On the 50th anniversary of the death of scientist and environmentalist Rachel Carson, Compassion in World Farming CEO, Philip Lymbery, is visiting her birthplace to find out more about the raw truth of factory farming. He began his journey at the childhood home of Rachel, whose seminal book, Silent Spring, first raised the alarm over the dangers of industrial agriculture. Next, Philip spoke to academics at Johns Hopkins University, who confirmed his fears about intensive poultry farms and their devastating effect on the natural world. Today, Philip is in the air to get a bird’s-eye view of the problem.
A farm tractor clanks along with what looks like thick red smoke belching from the back of a long green trailer and billowing across the adjacent road. Reddish-brown lumps spray out onto the field behind.
This is poultry manure being blown mechanically into the air and spread across the soil. "If it rains, the stuff along the ditches and field edges could run-off and end up in Chesapeake Bay", warns my companion, local waterkeeper, Kathy Phillips. "The pungent smell of chicken manure being spread is a familiar part of spring here".
Factory faming from above
I’m sitting in a tiny four-seater chopper, the flight donated by Lighthawk; a unique group of volunteer pilots, who help environmental groups to tell their stories using aerial imagery. Coming from the UK, I wasn’t prepared for the scale of what I saw.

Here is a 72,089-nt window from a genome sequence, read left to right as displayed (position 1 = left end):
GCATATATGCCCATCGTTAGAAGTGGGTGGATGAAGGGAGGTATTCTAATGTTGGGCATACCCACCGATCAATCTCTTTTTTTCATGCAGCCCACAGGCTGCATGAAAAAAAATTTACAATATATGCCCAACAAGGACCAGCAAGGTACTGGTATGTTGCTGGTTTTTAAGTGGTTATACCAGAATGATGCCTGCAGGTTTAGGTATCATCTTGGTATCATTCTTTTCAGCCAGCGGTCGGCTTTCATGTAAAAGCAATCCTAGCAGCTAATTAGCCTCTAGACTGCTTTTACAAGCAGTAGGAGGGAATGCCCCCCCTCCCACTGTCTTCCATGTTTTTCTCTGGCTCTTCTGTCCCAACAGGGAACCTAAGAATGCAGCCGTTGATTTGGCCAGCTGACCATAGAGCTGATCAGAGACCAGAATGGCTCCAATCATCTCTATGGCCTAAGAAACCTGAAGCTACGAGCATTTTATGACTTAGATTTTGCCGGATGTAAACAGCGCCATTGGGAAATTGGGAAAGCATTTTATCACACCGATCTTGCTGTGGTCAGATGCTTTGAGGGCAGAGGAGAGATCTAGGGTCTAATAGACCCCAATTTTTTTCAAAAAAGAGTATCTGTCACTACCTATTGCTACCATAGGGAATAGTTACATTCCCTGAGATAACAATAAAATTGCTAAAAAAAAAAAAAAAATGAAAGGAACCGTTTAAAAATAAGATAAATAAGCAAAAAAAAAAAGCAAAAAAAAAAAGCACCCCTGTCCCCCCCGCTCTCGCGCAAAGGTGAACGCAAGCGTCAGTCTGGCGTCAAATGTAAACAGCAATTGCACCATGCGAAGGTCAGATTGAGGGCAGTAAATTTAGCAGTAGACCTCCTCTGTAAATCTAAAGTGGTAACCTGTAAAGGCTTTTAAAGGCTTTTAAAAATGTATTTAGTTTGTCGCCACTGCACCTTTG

We fly over the extensive woodlands and rivers at the same height as the Turkey Vultures and a passing Bald Eagle; 500 feet up. As we judder and float along the line of the river, the forests quickly begin to open and we see our first chicken factory farm. "Twenty thousand birds per house down there", our pilot says into his mouthpiece. Then we see another factory farm, and another, and another, each with several long, low-slung warehouse-like buildings. Perhaps the most shocking sight for me was a huge installation with 30 of these huge sheds huddled together; it must have the capacity to produce more than 5 million chickens a year. This image of an intensive poultry unit was taken by Kathy Phillips.
The sight brings home to me the sheer scale of factory farming in this area. The problems faced by Chesapeake Bay are caused by the density of animals being reared; too many animals in too small a space. It’s why Compassion in World Farming was created – to raise awareness about the cruelties associated with factory farming. Now we know that factory farming is bad news for people and the planet, as well as animals.
The words of an academic from Johns Hopkins University, just a day before, rang in my mind: "The growth of the poultry industry is directly responsible for nutrient build-up in Chesapeake Bay". Now I have a better appreciation of why this is the case.
Have we heeded Rachel’s warning?
Of course, there has been some progress since Rachel Carson first raised the alarm about the potential impacts of industrial agriculture. But it seems that not everyone has heeded Rachel’s warning; areas of industrial agriculture have clearly run out of control. And it’s affecting the health of the planet, people and animals all around the world.